I’ve never thought the row itself needed to hit Labor’s polling (it hasn’t so far over the last few months), disunity is not always death – depends what about and the result.

    But the trashing of a Labor government that most of them were in seems to me politically dumb.

  21. dedalus on 24th February 2012 9:45 am

    Shrike, there is always a danger of falling into a trap of thinking in cliches.
    And one of the greatest cliches in political discussion is the word “winning”.

    Why is everyone so obsessed about polls and winning? Winning? There is no such thing as “winning.”

    If you are a progressive voter, the only thing that matters is that at the end of 2013 the progressive side of politics will have managed to remain in government for 6 years, and that there has been some advancement of its progressive economic and social agenda.

    That the system will then revert, cyclically, to one of steady-state, in order for the society to catch up, is a natural and understandable phenomenon. Just as in its due course the progressive side will return to primacy once more, as it always has, and thence to again be defeated, and so on and so forth.

    That is the reality which overrides partisan rah-rahing. Theory should acknowledge this reality.

  22. Paul on 24th February 2012 10:07 am

    And why not another political party? Rudd & Turnbull together setting up shop and taking on the crumbling edifices of the current political structures?

    Could that be the next surprise?

  23. The Piping Shrike on 24th February 2012 10:13 am

    dedalus I certainly cannot see any cycle at work here. This looks fairly unprecedented to me.

    I don’t see any social basis for a new party, just the breakdown of the old. Nature doesn’t have to fill this vacuum.

  24. Michael on 24th February 2012 10:28 am

    I have been surprised at the vitriolic nature of the public criticism of Rudd by his colleagues, not the content, but the tactic. It would seem totally unnecessary unless he posed a big immediate threat, and could win on Monday, which seems unlikely or that he poses a threat to the party structure large enough that they would rather be in opposition than in government lead by Rudd. Either way it’s time the likes of Crean and Swan shuffled off, since they are either maniacs or incompetent strategists.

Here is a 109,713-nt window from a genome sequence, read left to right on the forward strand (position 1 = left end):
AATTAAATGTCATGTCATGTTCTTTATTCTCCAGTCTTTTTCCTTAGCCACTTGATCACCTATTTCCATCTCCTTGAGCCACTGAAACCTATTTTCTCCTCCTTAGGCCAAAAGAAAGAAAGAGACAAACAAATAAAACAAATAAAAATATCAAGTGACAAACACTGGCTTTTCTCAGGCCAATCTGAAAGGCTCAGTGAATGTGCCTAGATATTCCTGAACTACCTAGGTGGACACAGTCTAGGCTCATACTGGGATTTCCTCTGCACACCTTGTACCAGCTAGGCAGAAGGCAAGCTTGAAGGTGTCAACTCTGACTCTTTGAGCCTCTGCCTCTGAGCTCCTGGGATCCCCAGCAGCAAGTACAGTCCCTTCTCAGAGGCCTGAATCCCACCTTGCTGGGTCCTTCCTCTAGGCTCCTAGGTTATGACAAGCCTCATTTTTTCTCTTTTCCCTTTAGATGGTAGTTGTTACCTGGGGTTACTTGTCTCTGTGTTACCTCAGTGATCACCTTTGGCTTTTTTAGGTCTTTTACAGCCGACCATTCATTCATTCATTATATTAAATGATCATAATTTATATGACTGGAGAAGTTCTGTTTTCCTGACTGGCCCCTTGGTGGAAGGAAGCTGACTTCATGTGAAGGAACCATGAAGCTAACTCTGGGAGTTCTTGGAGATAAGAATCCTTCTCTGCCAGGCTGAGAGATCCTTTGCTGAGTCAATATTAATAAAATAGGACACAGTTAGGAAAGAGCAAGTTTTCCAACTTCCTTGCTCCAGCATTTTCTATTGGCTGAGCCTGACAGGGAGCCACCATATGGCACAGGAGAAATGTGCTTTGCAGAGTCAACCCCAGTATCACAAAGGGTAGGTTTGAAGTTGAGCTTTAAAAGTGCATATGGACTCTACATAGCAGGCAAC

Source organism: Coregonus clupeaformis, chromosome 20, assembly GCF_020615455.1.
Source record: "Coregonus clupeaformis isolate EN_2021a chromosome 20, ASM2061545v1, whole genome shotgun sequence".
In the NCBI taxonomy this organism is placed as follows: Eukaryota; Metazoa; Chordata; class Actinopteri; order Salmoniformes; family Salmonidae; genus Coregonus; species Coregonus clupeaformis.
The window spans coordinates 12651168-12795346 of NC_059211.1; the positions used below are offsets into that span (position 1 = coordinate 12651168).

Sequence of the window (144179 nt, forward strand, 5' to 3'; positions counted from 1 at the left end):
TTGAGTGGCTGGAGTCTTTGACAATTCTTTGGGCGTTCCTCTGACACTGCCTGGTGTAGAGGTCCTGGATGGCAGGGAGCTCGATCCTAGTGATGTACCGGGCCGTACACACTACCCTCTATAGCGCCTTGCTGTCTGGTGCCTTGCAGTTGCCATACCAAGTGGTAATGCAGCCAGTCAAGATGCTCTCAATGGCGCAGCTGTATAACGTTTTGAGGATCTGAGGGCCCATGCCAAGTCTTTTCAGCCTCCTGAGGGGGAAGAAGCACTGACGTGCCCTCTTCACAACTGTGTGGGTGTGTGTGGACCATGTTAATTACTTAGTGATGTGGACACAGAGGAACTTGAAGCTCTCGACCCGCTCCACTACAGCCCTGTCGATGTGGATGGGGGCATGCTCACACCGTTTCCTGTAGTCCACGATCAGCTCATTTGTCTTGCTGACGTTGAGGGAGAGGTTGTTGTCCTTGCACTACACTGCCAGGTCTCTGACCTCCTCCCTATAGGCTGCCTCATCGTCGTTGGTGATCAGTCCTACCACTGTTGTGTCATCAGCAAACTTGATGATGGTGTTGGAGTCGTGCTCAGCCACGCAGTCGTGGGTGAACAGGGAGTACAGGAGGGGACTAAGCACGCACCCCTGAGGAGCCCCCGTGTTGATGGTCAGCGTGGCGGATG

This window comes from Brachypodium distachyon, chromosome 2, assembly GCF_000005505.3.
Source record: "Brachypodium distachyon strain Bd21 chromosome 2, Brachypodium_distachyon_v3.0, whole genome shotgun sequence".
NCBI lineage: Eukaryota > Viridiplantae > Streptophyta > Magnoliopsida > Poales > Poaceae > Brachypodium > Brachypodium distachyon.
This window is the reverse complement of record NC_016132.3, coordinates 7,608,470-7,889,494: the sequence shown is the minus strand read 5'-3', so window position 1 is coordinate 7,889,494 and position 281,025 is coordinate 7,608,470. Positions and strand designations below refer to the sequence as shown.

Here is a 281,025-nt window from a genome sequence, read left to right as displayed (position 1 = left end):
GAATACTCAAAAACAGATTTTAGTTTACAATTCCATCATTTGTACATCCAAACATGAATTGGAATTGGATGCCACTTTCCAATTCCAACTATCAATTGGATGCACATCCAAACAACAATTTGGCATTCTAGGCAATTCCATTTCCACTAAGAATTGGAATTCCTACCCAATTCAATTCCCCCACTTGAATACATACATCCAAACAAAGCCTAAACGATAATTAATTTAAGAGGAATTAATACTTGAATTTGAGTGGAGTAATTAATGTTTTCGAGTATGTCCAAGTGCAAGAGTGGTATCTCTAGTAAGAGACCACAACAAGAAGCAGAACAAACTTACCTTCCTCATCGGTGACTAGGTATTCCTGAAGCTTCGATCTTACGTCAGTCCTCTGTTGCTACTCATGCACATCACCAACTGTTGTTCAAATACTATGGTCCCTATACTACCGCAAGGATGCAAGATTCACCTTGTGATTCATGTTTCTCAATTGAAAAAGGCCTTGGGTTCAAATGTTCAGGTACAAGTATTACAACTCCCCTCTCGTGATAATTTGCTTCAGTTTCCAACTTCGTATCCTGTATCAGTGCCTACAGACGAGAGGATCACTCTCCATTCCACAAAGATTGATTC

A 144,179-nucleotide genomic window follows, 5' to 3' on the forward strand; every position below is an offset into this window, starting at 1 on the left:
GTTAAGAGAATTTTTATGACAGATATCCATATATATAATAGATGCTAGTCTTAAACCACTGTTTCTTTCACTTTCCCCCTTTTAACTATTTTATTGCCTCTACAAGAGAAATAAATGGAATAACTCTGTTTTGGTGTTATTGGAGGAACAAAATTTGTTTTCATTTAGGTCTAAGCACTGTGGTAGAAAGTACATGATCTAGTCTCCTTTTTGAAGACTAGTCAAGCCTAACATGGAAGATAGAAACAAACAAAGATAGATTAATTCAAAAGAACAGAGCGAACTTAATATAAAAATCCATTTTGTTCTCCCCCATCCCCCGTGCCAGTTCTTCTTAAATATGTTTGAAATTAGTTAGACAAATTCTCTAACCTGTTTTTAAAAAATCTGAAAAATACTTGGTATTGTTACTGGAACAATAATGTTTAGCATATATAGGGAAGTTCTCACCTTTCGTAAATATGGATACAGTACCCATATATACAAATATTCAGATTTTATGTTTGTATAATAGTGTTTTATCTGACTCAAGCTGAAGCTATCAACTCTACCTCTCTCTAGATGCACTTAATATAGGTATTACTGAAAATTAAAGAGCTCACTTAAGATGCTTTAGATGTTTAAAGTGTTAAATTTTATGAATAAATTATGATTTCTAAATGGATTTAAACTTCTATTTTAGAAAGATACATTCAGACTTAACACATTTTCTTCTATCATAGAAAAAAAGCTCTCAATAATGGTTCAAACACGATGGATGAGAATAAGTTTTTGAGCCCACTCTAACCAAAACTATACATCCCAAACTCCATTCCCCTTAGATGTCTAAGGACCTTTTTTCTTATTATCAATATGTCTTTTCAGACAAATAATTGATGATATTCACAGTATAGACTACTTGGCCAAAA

25. The Piping Shrike on 24th February 2012 10:36 am

    They can’t go yet! They could be contenders!

  26. Michael on 24th February 2012 10:52 am

    indeed, if the plan is to go into opposition then there are many fine contenders on the front bench.

  27. dedalus on 24th February 2012 10:57 am

    Shrike – Every event is unprecedented in its details. That’s why we can endlessly discuss them. The cyclical nature I was speaking of is a more universal one and is related to the yin and yang of the human condition. This itself is manifested in various binary forms: self-interest vs altruism; progressive thought vs conservatism; and so on.

  28. Riccardo on 24th February 2012 11:45 am

    Nature always fills vacuums, just not necessarily with parties.

    Most mature western democracies have more than 2 viable parties – or have major parties that are very loose umbrellas for coalitions of broad interests, rather than disciplined blocs as we have now.

    TPS, I think that is one of the issues. Not that the ALP exists, but it has a tight party discipline to implement control over issues for which there isn’t broad support among its members.

    Look at gay marriage. We give away too many conscience votes, we might as well not exist as a party.